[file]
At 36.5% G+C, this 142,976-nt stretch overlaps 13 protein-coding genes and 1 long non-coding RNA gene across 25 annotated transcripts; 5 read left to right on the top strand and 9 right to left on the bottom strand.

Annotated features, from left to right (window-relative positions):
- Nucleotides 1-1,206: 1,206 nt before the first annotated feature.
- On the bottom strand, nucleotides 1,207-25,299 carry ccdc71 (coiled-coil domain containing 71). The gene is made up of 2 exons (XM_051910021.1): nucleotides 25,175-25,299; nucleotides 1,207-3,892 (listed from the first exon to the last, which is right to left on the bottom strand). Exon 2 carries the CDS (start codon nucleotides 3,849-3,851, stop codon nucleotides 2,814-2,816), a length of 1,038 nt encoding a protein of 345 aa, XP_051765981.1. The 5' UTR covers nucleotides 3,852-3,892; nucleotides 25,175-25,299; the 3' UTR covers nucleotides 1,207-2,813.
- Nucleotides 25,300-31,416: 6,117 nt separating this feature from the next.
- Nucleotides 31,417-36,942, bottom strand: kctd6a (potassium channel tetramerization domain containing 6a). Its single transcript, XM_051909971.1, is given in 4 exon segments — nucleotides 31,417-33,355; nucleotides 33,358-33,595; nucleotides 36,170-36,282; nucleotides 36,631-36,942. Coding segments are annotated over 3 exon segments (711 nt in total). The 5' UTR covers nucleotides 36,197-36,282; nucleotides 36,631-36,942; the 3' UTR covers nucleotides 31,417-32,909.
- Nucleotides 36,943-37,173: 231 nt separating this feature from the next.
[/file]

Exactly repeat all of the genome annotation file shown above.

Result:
At 36.5% G+C, this 142,976-nt stretch overlaps 13 protein-coding genes and 1 long non-coding RNA gene across 25 annotated transcripts; 5 read left to right on the top strand and 9 right to left on the bottom strand.

Annotated features, from left to right (window-relative positions):
- Nucleotides 1-1,206: 1,206 nt before the first annotated feature.
- On the bottom strand, nucleotides 1,207-25,299 carry ccdc71 (coiled-coil domain containing 71). The gene is made up of 2 exons (XM_051910021.1): nucleotides 25,175-25,299; nucleotides 1,207-3,892 (listed from the first exon to the last, which is right to left on the bottom strand). Exon 2 carries the CDS (start codon nucleotides 3,849-3,851, stop codon nucleotides 2,814-2,816), a length of 1,038 nt encoding a protein of 345 aa, XP_051765981.1. The 5' UTR covers nucleotides 3,852-3,892; nucleotides 25,175-25,299; the 3' UTR covers nucleotides 1,207-2,813.
- Nucleotides 25,300-31,416: 6,117 nt separating this feature from the next.
- Nucleotides 31,417-36,942, bottom strand: kctd6a (potassium channel tetramerization domain containing 6a). Its single transcript, XM_051909971.1, is given in 4 exon segments — nucleotides 31,417-33,355; nucleotides 33,358-33,595; nucleotides 36,170-36,282; nucleotides 36,631-36,942. Coding segments are annotated over 3 exon segments (711 nt in total). The 5' UTR covers nucleotides 36,197-36,282; nucleotides 36,631-36,942; the 3' UTR covers nucleotides 31,417-32,909.
- Nucleotides 36,943-37,173: 231 nt separating this feature from the next.